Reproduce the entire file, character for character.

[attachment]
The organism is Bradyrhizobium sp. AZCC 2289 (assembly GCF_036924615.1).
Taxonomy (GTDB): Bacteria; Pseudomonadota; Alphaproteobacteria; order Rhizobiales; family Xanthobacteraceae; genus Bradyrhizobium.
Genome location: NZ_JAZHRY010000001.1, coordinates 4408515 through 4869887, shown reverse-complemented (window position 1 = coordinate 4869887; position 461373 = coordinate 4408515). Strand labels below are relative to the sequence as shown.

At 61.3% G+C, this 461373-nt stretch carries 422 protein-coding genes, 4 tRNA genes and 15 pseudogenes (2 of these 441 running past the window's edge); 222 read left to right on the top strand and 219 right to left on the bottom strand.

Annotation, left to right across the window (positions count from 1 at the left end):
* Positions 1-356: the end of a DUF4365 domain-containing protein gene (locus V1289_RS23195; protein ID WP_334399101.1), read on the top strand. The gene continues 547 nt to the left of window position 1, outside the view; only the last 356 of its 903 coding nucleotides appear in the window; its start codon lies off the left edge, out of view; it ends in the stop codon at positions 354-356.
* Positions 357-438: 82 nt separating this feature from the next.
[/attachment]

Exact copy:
The organism is Bradyrhizobium sp. AZCC 2289 (assembly GCF_036924615.1).
Taxonomy (GTDB): Bacteria; Pseudomonadota; Alphaproteobacteria; order Rhizobiales; family Xanthobacteraceae; genus Bradyrhizobium.
Genome location: NZ_JAZHRY010000001.1, coordinates 4408515 through 4869887, shown reverse-complemented (window position 1 = coordinate 4869887; position 461373 = coordinate 4408515). Strand labels below are relative to the sequence as shown.

At 61.3% G+C, this 461373-nt stretch carries 422 protein-coding genes, 4 tRNA genes and 15 pseudogenes (2 of these 441 running past the window's edge); 222 read left to right on the top strand and 219 right to left on the bottom strand.

Annotation, left to right across the window (positions count from 1 at the left end):
* Positions 1-356: the end of a DUF4365 domain-containing protein gene (locus V1289_RS23195; protein ID WP_334399101.1), read on the top strand. The gene continues 547 nt to the left of window position 1, outside the view; only the last 356 of its 903 coding nucleotides appear in the window; its start codon lies off the left edge, out of view; it ends in the stop codon at positions 354-356.
* Positions 357-438: 82 nt separating this feature from the next.